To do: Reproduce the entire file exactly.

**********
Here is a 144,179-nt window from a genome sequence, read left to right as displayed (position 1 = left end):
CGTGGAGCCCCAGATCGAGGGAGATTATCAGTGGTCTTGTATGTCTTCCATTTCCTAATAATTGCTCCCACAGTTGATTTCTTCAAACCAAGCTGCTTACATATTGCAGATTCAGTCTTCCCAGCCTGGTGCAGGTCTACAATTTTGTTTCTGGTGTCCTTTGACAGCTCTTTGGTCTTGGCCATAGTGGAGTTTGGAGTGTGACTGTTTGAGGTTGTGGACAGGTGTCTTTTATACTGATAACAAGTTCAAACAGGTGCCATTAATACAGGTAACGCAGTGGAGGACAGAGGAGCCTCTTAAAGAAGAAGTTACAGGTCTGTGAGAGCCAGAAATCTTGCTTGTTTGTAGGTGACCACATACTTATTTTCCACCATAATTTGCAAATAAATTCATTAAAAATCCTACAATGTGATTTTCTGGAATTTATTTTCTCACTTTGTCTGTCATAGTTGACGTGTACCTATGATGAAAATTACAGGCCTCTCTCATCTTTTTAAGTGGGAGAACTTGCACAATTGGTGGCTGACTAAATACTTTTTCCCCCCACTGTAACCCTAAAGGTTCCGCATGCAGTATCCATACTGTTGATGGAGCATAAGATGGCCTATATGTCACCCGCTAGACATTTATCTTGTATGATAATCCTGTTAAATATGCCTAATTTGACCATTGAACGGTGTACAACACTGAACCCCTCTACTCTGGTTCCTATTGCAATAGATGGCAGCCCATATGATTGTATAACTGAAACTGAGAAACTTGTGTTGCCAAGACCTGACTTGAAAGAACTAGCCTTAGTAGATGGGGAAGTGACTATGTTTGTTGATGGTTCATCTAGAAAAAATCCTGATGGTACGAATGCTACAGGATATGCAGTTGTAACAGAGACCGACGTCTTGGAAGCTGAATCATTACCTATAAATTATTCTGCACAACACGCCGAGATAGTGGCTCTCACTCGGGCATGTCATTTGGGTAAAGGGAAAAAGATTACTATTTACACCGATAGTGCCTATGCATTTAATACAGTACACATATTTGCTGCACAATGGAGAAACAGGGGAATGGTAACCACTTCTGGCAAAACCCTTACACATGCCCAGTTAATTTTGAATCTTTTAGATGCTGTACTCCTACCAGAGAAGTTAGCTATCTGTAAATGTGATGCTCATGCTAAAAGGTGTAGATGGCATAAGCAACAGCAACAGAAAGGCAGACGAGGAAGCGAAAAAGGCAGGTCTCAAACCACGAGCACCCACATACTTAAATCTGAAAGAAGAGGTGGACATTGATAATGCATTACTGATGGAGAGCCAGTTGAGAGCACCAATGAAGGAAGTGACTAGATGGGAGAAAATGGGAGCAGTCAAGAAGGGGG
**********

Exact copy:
Here is a 144,179-nt window from a genome sequence, read left to right as displayed (position 1 = left end):
CGTGGAGCCCCAGATCGAGGGAGATTATCAGTGGTCTTGTATGTCTTCCATTTCCTAATAATTGCTCCCACAGTTGATTTCTTCAAACCAAGCTGCTTACATATTGCAGATTCAGTCTTCCCAGCCTGGTGCAGGTCTACAATTTTGTTTCTGGTGTCCTTTGACAGCTCTTTGGTCTTGGCCATAGTGGAGTTTGGAGTGTGACTGTTTGAGGTTGTGGACAGGTGTCTTTTATACTGATAACAAGTTCAAACAGGTGCCATTAATACAGGTAACGCAGTGGAGGACAGAGGAGCCTCTTAAAGAAGAAGTTACAGGTCTGTGAGAGCCAGAAATCTTGCTTGTTTGTAGGTGACCACATACTTATTTTCCACCATAATTTGCAAATAAATTCATTAAAAATCCTACAATGTGATTTTCTGGAATTTATTTTCTCACTTTGTCTGTCATAGTTGACGTGTACCTATGATGAAAATTACAGGCCTCTCTCATCTTTTTAAGTGGGAGAACTTGCACAATTGGTGGCTGACTAAATACTTTTTCCCCCCACTGTAACCCTAAAGGTTCCGCATGCAGTATCCATACTGTTGATGGAGCATAAGATGGCCTATATGTCACCCGCTAGACATTTATCTTGTATGATAATCCTGTTAAATATGCCTAATTTGACCATTGAACGGTGTACAACACTGAACCCCTCTACTCTGGTTCCTATTGCAATAGATGGCAGCCCATATGATTGTATAACTGAAACTGAGAAACTTGTGTTGCCAAGACCTGACTTGAAAGAACTAGCCTTAGTAGATGGGGAAGTGACTATGTTTGTTGATGGTTCATCTAGAAAAAATCCTGATGGTACGAATGCTACAGGATATGCAGTTGTAACAGAGACCGACGTCTTGGAAGCTGAATCATTACCTATAAATTATTCTGCACAACACGCCGAGATAGTGGCTCTCACTCGGGCATGTCATTTGGGTAAAGGGAAAAAGATTACTATTTACACCGATAGTGCCTATGCATTTAATACAGTACACATATTTGCTGCACAATGGAGAAACAGGGGAATGGTAACCACTTCTGGCAAAACCCTTACACATGCCCAGTTAATTTTGAATCTTTTAGATGCTGTACTCCTACCAGAGAAGTTAGCTATCTGTAAATGTGATGCTCATGCTAAAAGGTGTAGATGGCATAAGCAACAGCAACAGAAAGGCAGACGAGGAAGCGAAAAAGGCAGGTCTCAAACCACGAGCACCCACATACTTAAATCTGAAAGAAGAGGTGGACATTGATAATGCATTACTGATGGAGAGCCAGTTGAGAGCACCAATGAAGGAAGTGACTAGATGGGAGAAAATGGGAGCAGTCAAGAAGGGGG